Two members of Mombasa Republican Council (MRC) who hacked four police officers to death on the eve of the March 4, 2013 General Election have been sentenced to hang.
Mombasa High Court judge, Justice Martine Muya said the prosecution proved beyond reasonable doubt that the two were part of the gang that killed the police officers.
“The prosecution has proved their case against Jabiri Ali Nduya and Bwana Mkuu Jabu beyond reasonable doubt and I therefore sentence them to death as is prescribed in the law,” ruled Justice Muya.
The judge acquitted two other accused persons, Badi Said Kassim and Omar Salim Juma, after the prosecution failed to link them to the brutal murders.
On March 4, 2013, MRC members killed Senior Superintendent Otieno Owuor, Chief Inspector Salim Kimutai Chebii, Constable Stephen Maithya and Constable Andrew Songira in Miritini, Changamwe in Mombasa.
- 1 Two held for personating immigration staff in Nairobi, running fake Facebook page
- 2 Court detains Malindi MP Aisha Jumwa, orders psychiatric test
- 3 DCI ambush, arrest cybercrime suspect in Taita-Taveta County
- 4 Man who slit wife’s throat arrested in Kirinyaga
Yesterday, police officers present in court termed the ruling as “victory for the families of the deceased” but regretted the setting free of two suspects.
But Justice Muya said the two suspects were arrested in Kwale three weeks after the incident and the prosecution had not proved they were part of the killers.
He said although their phone records indicate they were in the vicinity of the attack, this did not mean they were part of the gang.
The two convicts appeared composed before the verdict was pronounced occasionally smiling to their family members. But they were shocked when the judged sentenced them to hang.
The prosecution led by Alexander Jamii vowed to appeal against the acquittal of Badi and Omar.
“None of the accused were identified at the scene of crime by any of the prosecution witness. However circumstantial evidence against the accused places them at the scene of crime and connects them to killings,” said the judge.
He said the circumstantial evidence demonstrates that the accused were part and parcel of a criminal gang who acted jointly with a common intention to prosecute unlawful purpose in conjunction with each others. The judge noted that in his defence, Bwana Mkuu confirmed that he is a member of MRC.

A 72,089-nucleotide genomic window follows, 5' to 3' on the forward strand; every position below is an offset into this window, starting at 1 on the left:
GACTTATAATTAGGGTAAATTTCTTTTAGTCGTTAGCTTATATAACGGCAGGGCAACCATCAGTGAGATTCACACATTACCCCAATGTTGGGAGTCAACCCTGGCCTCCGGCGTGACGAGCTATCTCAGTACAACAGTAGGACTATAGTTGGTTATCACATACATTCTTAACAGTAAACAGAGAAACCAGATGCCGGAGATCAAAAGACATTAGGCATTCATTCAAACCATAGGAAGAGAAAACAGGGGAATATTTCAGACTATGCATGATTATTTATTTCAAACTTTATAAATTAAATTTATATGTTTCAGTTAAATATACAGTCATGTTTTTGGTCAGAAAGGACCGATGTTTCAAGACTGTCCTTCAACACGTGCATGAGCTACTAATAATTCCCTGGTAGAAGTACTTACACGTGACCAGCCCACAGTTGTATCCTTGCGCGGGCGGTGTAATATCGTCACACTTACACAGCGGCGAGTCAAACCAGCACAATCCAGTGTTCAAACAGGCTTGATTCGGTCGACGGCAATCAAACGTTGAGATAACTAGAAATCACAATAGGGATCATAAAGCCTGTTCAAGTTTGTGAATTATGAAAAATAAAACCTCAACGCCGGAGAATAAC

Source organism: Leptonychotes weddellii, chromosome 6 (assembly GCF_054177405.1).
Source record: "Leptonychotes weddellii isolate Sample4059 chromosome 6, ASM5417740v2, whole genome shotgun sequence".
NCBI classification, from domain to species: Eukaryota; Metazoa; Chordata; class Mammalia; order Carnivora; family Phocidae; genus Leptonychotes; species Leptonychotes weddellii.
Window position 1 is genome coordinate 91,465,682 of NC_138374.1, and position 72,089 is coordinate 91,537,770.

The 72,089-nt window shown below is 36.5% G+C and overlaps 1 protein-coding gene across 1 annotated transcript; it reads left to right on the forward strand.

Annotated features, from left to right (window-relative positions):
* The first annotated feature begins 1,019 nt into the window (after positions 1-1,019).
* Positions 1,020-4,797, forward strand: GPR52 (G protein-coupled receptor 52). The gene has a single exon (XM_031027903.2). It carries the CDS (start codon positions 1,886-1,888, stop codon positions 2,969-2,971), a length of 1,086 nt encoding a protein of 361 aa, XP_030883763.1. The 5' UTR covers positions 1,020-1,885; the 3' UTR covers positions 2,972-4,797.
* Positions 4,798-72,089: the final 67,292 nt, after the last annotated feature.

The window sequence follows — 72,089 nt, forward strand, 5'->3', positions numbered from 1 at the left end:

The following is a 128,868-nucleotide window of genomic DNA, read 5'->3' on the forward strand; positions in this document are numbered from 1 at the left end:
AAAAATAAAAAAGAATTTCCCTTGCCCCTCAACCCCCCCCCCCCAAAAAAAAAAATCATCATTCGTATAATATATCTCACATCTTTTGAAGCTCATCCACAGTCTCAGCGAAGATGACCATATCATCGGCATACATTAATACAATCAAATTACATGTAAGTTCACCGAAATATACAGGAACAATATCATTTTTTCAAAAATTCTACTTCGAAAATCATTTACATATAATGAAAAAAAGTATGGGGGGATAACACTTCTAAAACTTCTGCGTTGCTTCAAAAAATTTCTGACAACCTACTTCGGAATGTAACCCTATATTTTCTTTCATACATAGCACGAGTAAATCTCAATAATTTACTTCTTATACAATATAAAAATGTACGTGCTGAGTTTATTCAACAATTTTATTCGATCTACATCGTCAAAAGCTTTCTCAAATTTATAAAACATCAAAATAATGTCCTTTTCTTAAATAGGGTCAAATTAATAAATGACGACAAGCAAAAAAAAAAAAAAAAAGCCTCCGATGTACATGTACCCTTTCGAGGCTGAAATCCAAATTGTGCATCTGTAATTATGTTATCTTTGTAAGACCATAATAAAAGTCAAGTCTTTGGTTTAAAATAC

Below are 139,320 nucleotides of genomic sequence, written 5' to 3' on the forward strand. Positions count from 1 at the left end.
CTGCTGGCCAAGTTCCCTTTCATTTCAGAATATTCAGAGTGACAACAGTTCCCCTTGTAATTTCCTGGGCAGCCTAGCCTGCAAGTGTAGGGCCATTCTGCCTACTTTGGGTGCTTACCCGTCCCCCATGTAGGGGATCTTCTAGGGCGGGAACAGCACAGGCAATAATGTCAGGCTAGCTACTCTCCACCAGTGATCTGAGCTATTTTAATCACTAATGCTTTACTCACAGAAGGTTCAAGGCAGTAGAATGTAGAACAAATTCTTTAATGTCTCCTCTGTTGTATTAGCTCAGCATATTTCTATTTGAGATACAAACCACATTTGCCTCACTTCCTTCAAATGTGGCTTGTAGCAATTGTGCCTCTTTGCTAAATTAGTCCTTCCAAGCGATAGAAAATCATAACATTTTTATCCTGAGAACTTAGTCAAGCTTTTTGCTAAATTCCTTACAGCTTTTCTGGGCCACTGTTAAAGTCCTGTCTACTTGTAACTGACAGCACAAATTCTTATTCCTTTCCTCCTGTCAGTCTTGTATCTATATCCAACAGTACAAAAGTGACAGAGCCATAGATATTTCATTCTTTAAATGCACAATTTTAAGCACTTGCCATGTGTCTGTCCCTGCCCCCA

He said the attackers were wearing ribbons on their heads and wrist and were armed with bows, arrows and pangas.
A witness recounted how Maithya and Chebii were slashed on the head with a panga.
The witness said there was a shoot out between the officers and the attackers before the police were hacked to death.
Sgt Josephine Mwangandi was attacked at Mwithi polling station at around 10.40pm on the eve of March 4 General Election.
Another witness in the case testified that the leader of the group had a gun, which he used to open fire at the police.
The judge found that during the attack, a panga which was dropped by Jabiri before he was arrested by Owuor’s driver matched the DNA of constable Stephen Maithya whose body was found at the scene.
Muya said the prosecution had proved that the accused who were arrested at the scene were members of MRC who attacked the police officers while on duty during preparations for the General Election.
The judge found that the accused were arrested at the murder scene while wearing ribbons which were used by MRC to identify members.
“The prosecution has proved its case against the Ist and Second accused of murder beyond reasonable doubt,” the judge ruled.
He said during the arrest Jabiri who was the gang leader was found with an MRC card and a charm which was recovered from his pocket.
“The attackers were targeting the police officers who were executing their duties in preparation of March 4, 2013. It is an offense committed against voters who are free to elect their own candidate which is an accepted in a democratic society,” the judge said.
Muya said it was wrong for the accused persons to interfere with democratic rights of the others.
“Any organisation or an individual that pursues its goal that interferes with democratic rights of others cannot be accepted in any democratic society, he said. He noted that the attack on the police was brutal and those involved should face the law.
The judge said during the raid the police officers had gone to the scene following reports of violence before the group ambushed them.